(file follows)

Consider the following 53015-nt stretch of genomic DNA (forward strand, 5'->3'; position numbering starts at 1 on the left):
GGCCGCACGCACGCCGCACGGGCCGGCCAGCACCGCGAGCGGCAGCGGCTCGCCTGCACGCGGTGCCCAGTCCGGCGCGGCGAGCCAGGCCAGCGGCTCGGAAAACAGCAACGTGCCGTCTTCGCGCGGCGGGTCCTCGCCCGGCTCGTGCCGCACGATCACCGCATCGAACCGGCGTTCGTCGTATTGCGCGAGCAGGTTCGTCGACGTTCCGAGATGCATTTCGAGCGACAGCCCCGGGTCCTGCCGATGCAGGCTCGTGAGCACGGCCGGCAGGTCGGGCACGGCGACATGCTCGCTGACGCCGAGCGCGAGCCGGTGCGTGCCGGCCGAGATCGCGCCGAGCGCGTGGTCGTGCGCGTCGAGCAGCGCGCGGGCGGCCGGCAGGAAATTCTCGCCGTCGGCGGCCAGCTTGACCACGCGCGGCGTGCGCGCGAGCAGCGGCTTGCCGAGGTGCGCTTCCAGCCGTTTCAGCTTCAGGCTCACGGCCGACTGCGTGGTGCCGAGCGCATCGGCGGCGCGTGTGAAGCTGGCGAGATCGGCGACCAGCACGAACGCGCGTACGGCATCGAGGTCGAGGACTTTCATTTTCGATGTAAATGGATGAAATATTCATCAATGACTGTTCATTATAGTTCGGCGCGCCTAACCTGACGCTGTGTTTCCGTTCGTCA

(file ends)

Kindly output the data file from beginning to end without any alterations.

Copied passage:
Consider the following 53015-nt stretch of genomic DNA (forward strand, 5'->3'; position numbering starts at 1 on the left):
GGCCGCACGCACGCCGCACGGGCCGGCCAGCACCGCGAGCGGCAGCGGCTCGCCTGCACGCGGTGCCCAGTCCGGCGCGGCGAGCCAGGCCAGCGGCTCGGAAAACAGCAACGTGCCGTCTTCGCGCGGCGGGTCCTCGCCCGGCTCGTGCCGCACGATCACCGCATCGAACCGGCGTTCGTCGTATTGCGCGAGCAGGTTCGTCGACGTTCCGAGATGCATTTCGAGCGACAGCCCCGGGTCCTGCCGATGCAGGCTCGTGAGCACGGCCGGCAGGTCGGGCACGGCGACATGCTCGCTGACGCCGAGCGCGAGCCGGTGCGTGCCGGCCGAGATCGCGCCGAGCGCGTGGTCGTGCGCGTCGAGCAGCGCGCGGGCGGCCGGCAGGAAATTCTCGCCGTCGGCGGCCAGCTTGACCACGCGCGGCGTGCGCGCGAGCAGCGGCTTGCCGAGGTGCGCTTCCAGCCGTTTCAGCTTCAGGCTCACGGCCGACTGCGTGGTGCCGAGCGCATCGGCGGCGCGTGTGAAGCTGGCGAGATCGGCGACCAGCACGAACGCGCGTACGGCATCGAGGTCGAGGACTTTCATTTTCGATGTAAATGGATGAAATATTCATCAATGACTGTTCATTATAGTTCGGCGCGCCTAACCTGACGCTGTGTTTCCGTTCGTCA